Viewability is only the first step, we need to see the bigger picture
Agreeing on the definition of viewability is far from finding a solution for the problem – the full lifecycle of the ad needs to be properly optimized, which requires better understanding the interaction between the media and the creative. A viewable ad does not mean it was a positive-ROI ad. The market tends to forget that the ad’s creative is crucial for the success of the campaign. If only 50% of the ad is exposed, important factors from the creative (such as the call-to-action) can be easily missed by the user.
Viewability rates in Europe are 70% at best, and in most cases, are significantly lower. And even if an ad is deemed viewable, there’s still the question of fraud. According to the panelists, 10-20% of viewable impressions are fraudulent. Human recognition is an area where we expect a lot of development in the near future.
How market players will be affected
Even though the happiness of advertisers is most directly in the hands of their digital agencies, essentially the publishers are the ‘producers’ of viewability and only they have the opportunity to enhance it. As the buy-side is becoming more sophisticated, they are pressuring the sell-side and the tech vendors in between to become more transparent and implement monitoring and measurement tools. In addition to the increasing market pressure, new measurement standards will require ad tech platforms to adapt to quality standards and real-time insights even at the pre-bidding stage.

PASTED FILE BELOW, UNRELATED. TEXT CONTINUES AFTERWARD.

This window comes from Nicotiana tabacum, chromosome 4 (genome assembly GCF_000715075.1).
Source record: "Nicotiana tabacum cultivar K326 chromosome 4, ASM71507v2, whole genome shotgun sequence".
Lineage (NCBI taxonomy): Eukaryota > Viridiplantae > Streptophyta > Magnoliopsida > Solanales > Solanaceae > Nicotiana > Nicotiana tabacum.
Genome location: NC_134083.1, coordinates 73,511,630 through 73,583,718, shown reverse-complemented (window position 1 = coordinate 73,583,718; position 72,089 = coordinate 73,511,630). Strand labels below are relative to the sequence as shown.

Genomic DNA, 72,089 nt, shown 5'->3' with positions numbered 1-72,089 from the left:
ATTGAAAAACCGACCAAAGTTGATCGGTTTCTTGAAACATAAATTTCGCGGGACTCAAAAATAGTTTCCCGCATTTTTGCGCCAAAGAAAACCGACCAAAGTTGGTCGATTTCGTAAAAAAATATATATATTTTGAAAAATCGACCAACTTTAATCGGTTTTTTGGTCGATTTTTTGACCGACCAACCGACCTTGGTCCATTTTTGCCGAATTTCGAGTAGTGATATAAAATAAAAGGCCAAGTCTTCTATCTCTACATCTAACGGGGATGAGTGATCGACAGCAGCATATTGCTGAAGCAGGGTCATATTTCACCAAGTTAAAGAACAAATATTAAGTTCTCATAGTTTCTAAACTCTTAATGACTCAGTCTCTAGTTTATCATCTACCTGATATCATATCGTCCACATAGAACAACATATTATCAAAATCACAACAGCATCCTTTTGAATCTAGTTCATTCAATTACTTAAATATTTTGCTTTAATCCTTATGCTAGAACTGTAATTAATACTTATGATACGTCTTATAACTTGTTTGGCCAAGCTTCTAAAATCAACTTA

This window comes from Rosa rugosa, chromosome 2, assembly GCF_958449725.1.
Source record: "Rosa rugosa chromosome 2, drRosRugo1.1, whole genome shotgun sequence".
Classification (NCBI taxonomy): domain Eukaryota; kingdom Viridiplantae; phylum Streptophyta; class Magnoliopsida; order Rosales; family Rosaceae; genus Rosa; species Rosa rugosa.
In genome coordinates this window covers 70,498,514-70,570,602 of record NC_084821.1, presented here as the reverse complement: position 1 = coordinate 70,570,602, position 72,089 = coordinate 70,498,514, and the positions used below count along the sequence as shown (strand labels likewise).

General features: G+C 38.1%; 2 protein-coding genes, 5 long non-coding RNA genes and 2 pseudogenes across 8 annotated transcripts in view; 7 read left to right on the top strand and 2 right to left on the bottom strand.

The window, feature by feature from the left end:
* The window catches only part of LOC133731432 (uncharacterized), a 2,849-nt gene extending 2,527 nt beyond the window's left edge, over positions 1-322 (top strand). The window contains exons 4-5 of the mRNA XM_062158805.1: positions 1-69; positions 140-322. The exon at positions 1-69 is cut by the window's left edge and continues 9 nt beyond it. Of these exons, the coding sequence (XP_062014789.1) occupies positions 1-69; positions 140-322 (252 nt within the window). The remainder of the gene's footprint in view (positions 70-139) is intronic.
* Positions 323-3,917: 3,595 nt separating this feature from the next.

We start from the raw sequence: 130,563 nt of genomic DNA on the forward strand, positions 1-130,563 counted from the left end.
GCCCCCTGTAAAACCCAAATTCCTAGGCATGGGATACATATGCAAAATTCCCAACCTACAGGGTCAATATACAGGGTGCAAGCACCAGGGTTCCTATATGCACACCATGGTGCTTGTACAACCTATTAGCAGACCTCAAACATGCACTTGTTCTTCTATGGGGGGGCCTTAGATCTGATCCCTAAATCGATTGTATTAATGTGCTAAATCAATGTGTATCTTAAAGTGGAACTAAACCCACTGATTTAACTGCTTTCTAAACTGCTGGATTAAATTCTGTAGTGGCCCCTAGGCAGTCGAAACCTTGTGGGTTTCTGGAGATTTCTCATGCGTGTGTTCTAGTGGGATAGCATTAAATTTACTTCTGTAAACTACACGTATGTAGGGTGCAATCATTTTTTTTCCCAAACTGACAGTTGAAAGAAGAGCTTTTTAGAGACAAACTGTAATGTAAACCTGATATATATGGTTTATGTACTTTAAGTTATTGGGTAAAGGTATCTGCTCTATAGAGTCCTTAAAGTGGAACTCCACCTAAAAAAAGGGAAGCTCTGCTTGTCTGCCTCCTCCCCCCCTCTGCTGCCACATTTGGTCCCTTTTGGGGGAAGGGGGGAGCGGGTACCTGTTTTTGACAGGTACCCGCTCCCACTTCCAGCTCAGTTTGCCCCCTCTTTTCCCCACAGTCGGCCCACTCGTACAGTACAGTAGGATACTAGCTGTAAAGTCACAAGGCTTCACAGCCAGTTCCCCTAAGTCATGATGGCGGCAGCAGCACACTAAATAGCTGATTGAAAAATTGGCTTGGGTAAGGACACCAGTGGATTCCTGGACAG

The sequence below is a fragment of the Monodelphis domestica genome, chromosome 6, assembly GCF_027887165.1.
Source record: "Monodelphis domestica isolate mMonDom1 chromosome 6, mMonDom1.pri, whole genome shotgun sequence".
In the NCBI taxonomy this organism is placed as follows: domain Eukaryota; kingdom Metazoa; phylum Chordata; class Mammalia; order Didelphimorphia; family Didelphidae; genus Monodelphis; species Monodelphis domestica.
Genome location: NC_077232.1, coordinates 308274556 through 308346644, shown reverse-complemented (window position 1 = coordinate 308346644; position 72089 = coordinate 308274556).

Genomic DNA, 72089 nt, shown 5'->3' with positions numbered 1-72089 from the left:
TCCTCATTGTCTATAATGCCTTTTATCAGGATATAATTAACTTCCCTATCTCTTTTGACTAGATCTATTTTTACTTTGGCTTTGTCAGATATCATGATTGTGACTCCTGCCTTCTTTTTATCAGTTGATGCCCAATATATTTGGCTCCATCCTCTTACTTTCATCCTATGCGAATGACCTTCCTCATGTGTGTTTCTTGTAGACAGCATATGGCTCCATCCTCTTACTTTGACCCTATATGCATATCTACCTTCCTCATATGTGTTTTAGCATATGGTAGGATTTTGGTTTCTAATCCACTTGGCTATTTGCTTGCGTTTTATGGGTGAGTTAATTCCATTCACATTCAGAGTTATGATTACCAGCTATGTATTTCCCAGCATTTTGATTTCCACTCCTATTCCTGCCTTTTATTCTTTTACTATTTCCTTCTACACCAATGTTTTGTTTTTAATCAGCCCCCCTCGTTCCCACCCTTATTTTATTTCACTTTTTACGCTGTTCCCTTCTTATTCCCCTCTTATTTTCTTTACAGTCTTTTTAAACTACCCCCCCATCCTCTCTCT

Coalition for better advertisement in Europe
Back in 1999, everyone was sure that the ad is viewable, on target, and brand safe – that has majorly changed over the years. Viewability became a very complex topic that gives pause to many advertisers. Cross-industry collaboration is required to solve this problem and we all must take steps together towards a better digital advertising ecosystem.
Last August, a new viewability initiative was launched by IAB Europe together with the European Association of Communications Agencies (EACA) and the World Federation of Advertisers (WFA). These entities worked with key industry committees and measurement vendors to ensure that everyone is signed up to a set of principles around viewability metrics. This initiative hopes to see the establishment of rigorous measurement standards and ensure that a minimum and consistent quality standard will be achieved in Europe.
The initiative will create a certification process that will certify vendors to trade across Europe following certain measurement principles. This will enable to compare and contrast digital advertising with other media types, particularly with TV, and ultimately lead to the creation of a digital gross rating point.